The Southwestern Historical Quarterly, Volume 20, July 1916 - April, 1917 Page: 133
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Colonel John Marshall
located at Austin and purchased a half interest in the State
Gazette.' The father of the writer owned a half interest in that
paper from 18552 to 1858, but Colonel Marshall was the principal
editor, and an aggressive editor lie made.
I remember that he was rather an undersized man, about five
feet seven inches high, spare made, fair complexion, aquiline fea-
tures and an eye like an eagle's. He dressed always in black,
and his attire was as neat as that of a Bulwer-Lytton. IHe was of
quick, energetic motion and action; was very temperate in his
habits, both eating and drinking; he never touched liquor of any
kind. He always rose at daylight and made his way to the river,
where he took a plunge every morning, winter and summer. He
never indulged in the sport of fishing or hunting, but was strictly
business all the time. He was very cordial in his friendships, but
rather exclusive. He was a gentleman of courtesy even in his
maddest humor, and he did not master his temper like a Socrates.
'Colonel Marshall did not come to Texas until 1854 as following ex-
tracts from the State Gazette will indicate. The Gazette of May 27,
1854, gives notice that John Marshall has purchased the ,interest of J.
W. Hampton; he did not assume control until two months later.-EDITORS.
"The present number closes my connection with .the Gazette. I have
disposed of my interest in the office to Gen. John Marshall, formerly
editor of the Mississippian at Jackson, Mississippi, and the paper will
in future 'be conducted by Messrs. Marshall & Scurry, as editors and pro-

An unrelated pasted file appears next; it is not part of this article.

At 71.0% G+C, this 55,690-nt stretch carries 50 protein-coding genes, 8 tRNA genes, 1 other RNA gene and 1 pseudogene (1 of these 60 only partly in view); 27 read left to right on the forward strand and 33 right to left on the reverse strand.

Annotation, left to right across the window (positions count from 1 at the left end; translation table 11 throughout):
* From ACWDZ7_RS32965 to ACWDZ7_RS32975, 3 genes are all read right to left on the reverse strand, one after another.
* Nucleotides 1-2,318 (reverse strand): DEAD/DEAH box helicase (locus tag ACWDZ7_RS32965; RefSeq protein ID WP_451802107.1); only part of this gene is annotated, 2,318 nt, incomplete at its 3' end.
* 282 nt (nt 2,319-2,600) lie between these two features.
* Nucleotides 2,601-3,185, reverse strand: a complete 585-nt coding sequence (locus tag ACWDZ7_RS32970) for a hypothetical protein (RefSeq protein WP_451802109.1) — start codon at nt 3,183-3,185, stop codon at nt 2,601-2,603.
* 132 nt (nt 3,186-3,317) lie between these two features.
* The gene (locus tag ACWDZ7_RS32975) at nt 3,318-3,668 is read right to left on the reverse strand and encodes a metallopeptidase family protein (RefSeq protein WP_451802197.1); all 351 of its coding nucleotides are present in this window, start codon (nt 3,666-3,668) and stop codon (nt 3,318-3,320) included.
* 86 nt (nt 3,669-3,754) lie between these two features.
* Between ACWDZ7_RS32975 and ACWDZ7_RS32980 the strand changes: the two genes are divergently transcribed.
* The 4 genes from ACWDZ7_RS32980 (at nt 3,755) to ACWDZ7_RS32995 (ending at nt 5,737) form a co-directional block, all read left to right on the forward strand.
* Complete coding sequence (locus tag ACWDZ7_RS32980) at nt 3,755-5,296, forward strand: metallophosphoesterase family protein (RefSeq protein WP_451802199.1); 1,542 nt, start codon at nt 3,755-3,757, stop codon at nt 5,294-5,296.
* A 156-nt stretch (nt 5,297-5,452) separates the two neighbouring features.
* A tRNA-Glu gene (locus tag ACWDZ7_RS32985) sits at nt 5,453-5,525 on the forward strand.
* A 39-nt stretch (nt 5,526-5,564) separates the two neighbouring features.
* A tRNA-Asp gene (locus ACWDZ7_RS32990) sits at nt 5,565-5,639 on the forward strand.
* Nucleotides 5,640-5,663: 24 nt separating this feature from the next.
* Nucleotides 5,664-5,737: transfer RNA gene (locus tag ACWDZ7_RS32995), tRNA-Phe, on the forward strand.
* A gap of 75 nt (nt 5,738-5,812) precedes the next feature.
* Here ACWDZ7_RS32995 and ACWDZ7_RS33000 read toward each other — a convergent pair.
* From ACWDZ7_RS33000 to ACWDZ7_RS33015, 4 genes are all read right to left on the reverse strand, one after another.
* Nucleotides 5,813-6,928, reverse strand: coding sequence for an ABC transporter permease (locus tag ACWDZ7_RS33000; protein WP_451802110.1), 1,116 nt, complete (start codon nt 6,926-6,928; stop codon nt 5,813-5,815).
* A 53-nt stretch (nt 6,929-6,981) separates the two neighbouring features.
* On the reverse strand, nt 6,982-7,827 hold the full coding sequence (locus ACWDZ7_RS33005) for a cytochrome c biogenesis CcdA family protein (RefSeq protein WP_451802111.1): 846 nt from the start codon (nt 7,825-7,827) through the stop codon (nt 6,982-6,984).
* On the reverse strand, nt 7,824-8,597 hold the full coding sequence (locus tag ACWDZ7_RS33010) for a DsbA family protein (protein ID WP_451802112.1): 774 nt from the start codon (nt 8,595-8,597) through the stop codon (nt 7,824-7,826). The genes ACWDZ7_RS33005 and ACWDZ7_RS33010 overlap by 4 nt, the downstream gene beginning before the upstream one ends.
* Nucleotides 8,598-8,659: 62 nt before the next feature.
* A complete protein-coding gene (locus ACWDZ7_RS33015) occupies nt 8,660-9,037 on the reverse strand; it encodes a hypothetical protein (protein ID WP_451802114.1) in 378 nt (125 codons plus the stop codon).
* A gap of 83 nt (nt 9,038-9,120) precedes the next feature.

prietors."-(State Gazette, May 27, 1854, volume 5, number 40.)
"As Gen. Marshall will be absent from the city for a few weeks in the
transaction of business connected with the office, Mr. Hampton will con-
tinue at his post until the return of his suocessor."- (Ibid., May 27, 1854.)
"Having commenced in this number our Editorial duties, 'we return
our sincere thanks to the press generally in this and other States, for
the generous, if too flattering, marks of their favor. Our Democratic
antecedents being well known, we have only to say that we shall en-
deavor to make the Gazette worthy of its position and;rl patronage through-
out the State. John Marshall."-(Ibid., July 29, 1854.)
'Williamson S. Oldham's connection with the State Gazette dates from
August, 1854, only a few months after Colonel Marshall had purchased
J. W. Hampton's interest.-EDITORS.
"With this issue, my connection with the Gazette ceases . . . W.
R. -Scurry."-(State Gazette, August 19, 1854, volume 5, number 52.)
"Having purchased the interest of Major Scurry in the State Gazette,
I shall, for the future, be associated with the editorial control
W. S. Oldham."-(Ibid., August 19, 1854.)
"My connection with the State Gazette will not change its political
complexion. Being a Democrat of the strictest sect, I conceive the only
safeguard of the rights of the States is in -a strict adherence, by the
general government, to the powers specifically delegated by the constitu-
tion, and those absolutely necessary to carry into effect those delegated
powers."- (Oldham's Salutatory, Ibid., August 19, 1854.)
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Texas State Historical Association. The Southwestern Historical Quarterly, Volume 20, July 1916 - April, 1917, periodical, 1917; Austin, Texas. (texashistory.unt.edu/ark:/67531/metapth101070/m1/139/: accessed June 26, 2017), University of North Texas Libraries, The Portal to Texas History, texashistory.unt.edu; crediting Texas State Historical Association.